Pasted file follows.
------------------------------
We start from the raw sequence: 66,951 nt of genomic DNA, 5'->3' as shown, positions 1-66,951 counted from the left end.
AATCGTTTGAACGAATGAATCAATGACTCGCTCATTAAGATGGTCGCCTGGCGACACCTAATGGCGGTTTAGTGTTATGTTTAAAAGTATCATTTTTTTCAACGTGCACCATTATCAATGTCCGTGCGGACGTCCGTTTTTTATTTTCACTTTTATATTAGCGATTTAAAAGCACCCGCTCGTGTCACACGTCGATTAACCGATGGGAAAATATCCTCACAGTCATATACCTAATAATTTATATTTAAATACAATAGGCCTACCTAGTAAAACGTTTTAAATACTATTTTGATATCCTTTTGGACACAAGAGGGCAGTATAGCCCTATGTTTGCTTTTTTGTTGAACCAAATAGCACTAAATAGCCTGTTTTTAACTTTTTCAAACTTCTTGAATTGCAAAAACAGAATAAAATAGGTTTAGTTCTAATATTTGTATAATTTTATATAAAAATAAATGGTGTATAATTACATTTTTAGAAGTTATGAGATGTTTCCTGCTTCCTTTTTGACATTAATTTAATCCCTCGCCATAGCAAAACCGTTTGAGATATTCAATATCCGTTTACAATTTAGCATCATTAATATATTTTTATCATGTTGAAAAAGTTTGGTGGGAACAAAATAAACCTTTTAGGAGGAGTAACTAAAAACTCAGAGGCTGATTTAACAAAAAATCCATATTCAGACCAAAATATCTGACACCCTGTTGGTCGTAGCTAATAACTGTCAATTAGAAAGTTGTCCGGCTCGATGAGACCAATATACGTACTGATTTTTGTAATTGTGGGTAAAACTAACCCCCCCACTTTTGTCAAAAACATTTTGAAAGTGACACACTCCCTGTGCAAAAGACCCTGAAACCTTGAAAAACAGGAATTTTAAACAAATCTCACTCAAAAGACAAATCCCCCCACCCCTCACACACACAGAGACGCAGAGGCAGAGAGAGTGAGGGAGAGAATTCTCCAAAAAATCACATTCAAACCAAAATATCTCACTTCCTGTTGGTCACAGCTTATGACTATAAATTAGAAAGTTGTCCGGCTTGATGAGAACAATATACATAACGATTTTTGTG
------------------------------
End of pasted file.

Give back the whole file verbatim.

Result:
We start from the raw sequence: 66,951 nt of genomic DNA, 5'->3' as shown, positions 1-66,951 counted from the left end.
AATCGTTTGAACGAATGAATCAATGACTCGCTCATTAAGATGGTCGCCTGGCGACACCTAATGGCGGTTTAGTGTTATGTTTAAAAGTATCATTTTTTTCAACGTGCACCATTATCAATGTCCGTGCGGACGTCCGTTTTTTATTTTCACTTTTATATTAGCGATTTAAAAGCACCCGCTCGTGTCACACGTCGATTAACCGATGGGAAAATATCCTCACAGTCATATACCTAATAATTTATATTTAAATACAATAGGCCTACCTAGTAAAACGTTTTAAATACTATTTTGATATCCTTTTGGACACAAGAGGGCAGTATAGCCCTATGTTTGCTTTTTTGTTGAACCAAATAGCACTAAATAGCCTGTTTTTAACTTTTTCAAACTTCTTGAATTGCAAAAACAGAATAAAATAGGTTTAGTTCTAATATTTGTATAATTTTATATAAAAATAAATGGTGTATAATTACATTTTTAGAAGTTATGAGATGTTTCCTGCTTCCTTTTTGACATTAATTTAATCCCTCGCCATAGCAAAACCGTTTGAGATATTCAATATCCGTTTACAATTTAGCATCATTAATATATTTTTATCATGTTGAAAAAGTTTGGTGGGAACAAAATAAACCTTTTAGGAGGAGTAACTAAAAACTCAGAGGCTGATTTAACAAAAAATCCATATTCAGACCAAAATATCTGACACCCTGTTGGTCGTAGCTAATAACTGTCAATTAGAAAGTTGTCCGGCTCGATGAGACCAATATACGTACTGATTTTTGTAATTGTGGGTAAAACTAACCCCCCCACTTTTGTCAAAAACATTTTGAAAGTGACACACTCCCTGTGCAAAAGACCCTGAAACCTTGAAAAACAGGAATTTTAAACAAATCTCACTCAAAAGACAAATCCCCCCACCCCTCACACACACAGAGACGCAGAGGCAGAGAGAGTGAGGGAGAGAATTCTCCAAAAAATCACATTCAAACCAAAATATCTCACTTCCTGTTGGTCACAGCTTATGACTATAAATTAGAAAGTTGTCCGGCTTGATGAGAACAATATACATAACGATTTTTGTG